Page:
Date of Completion


Document Type

Open Access Capstone

Degree Name

Master of Arts (MA)

First Advisor

Patricia S. Davidson

Second Advisor

Arthur Millman

Third Advisor

Judy A. Clark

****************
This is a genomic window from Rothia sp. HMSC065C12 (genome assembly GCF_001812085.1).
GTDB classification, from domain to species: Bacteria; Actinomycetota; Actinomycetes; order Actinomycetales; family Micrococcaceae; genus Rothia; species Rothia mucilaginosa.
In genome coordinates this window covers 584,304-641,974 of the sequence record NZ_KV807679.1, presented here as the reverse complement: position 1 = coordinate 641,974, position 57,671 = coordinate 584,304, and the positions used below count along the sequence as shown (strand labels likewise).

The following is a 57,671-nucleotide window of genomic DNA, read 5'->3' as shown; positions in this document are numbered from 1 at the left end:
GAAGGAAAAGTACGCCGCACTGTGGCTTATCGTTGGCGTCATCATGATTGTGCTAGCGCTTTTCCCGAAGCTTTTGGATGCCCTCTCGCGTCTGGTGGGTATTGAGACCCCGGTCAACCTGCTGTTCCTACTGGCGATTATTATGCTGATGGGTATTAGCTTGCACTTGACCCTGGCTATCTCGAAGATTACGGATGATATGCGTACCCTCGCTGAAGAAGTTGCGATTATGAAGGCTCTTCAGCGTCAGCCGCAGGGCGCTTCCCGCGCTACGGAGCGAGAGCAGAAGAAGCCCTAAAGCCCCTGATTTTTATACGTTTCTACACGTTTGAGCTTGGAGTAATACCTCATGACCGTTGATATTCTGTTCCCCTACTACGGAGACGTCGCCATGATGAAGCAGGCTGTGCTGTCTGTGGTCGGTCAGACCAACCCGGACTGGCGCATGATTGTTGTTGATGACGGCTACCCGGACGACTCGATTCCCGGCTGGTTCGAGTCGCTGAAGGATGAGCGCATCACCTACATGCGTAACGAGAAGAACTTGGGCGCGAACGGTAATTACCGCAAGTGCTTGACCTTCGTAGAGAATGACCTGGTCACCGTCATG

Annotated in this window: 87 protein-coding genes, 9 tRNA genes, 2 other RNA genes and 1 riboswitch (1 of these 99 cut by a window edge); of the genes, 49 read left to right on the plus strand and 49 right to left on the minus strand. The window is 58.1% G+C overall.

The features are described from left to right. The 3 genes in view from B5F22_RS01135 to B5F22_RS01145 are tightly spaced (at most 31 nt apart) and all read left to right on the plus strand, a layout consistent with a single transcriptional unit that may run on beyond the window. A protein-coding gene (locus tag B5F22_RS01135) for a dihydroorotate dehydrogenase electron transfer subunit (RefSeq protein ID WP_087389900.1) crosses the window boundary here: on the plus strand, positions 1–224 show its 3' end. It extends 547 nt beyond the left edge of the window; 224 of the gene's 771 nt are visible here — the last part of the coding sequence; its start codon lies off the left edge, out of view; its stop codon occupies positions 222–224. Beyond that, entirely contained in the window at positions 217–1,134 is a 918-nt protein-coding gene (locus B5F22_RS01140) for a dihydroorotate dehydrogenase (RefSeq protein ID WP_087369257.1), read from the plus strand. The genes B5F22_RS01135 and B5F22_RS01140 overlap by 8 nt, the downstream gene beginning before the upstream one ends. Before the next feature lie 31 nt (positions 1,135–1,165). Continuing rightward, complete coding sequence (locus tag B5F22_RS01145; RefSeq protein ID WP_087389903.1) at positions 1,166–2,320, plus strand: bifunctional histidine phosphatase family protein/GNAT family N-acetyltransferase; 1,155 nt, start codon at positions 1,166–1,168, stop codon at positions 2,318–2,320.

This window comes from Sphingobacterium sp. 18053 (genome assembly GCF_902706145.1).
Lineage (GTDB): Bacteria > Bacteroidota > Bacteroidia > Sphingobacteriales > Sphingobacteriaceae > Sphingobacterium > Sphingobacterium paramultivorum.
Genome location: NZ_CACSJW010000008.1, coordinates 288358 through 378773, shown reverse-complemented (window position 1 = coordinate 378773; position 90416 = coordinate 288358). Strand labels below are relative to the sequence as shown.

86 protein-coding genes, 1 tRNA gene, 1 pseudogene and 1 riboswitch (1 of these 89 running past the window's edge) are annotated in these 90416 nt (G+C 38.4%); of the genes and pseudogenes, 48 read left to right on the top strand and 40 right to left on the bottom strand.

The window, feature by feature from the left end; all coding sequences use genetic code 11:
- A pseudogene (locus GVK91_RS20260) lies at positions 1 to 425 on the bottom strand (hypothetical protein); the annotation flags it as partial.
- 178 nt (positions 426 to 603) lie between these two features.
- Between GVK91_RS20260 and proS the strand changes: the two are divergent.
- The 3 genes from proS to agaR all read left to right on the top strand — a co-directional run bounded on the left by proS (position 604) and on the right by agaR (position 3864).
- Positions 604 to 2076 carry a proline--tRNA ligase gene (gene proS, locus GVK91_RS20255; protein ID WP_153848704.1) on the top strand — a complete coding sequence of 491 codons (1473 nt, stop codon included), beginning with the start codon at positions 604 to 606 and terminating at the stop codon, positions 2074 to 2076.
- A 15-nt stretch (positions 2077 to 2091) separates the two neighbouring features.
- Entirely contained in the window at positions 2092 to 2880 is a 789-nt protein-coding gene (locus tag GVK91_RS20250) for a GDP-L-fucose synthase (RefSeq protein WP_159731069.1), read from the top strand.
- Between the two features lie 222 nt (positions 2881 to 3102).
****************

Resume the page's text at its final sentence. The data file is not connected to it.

Students enter the classroom with individual schemas, based on their experiences and ideas, which influence the reception, interpretation, and recollection of new information. Effective teachers must understand the implications of these existing schemas. As an experienced classroom teacher, the author finds students often manipulate and apply new information well in class, only to forget or alter the material a few weeks later;. When misconceptions are woven into schemas, they interfere with reception of information. This thesis examines specific student-held misconceptions about the area and perimeter of rectangles and the process of their identification and eradication. Identification of the misconception is the first step in bringing about change. The process of identification begins through the analysis of a pre-test which is designed to highlight specific erroneous ideas that the students hold. Through this pre-test, the author identifies five misconceptions. For ease of discussion they have been named; Fallacy of Multiples, Increase/Decrease assumption, Conversion Conclusion, Spatial Bias, and Equality Assumptions. Each misconception is defined and explained and the specific pre-test questions used for its identification are included. There are several learning theories which can aid the teacher n establishing a process of misconception eradication and educational change. The author works within a framework including theoretical components of cognitive psychology, Anderson's theory of memory, and Ennis' definition of critical thinking and taxonomy of critical thinking dispositions and abilities. The mathematical components of this framework are developed utilizing metacognition, transfer, and recent curriculum and professional development standards of the National Council of Teachers of Mathematics. This multi-faceted framework provides the foundation on which to build lessons targeting the eradication of specific misconceptions. Three lesson plans are presented to illustrate the practical implementation of the theories in the classroom. Each lesson contains four components: Motivation, Activity, Metacognition, and Transfer;. The author concludes the thesis with more general classroom teaching suggestions and a review of current innovative educational approaches.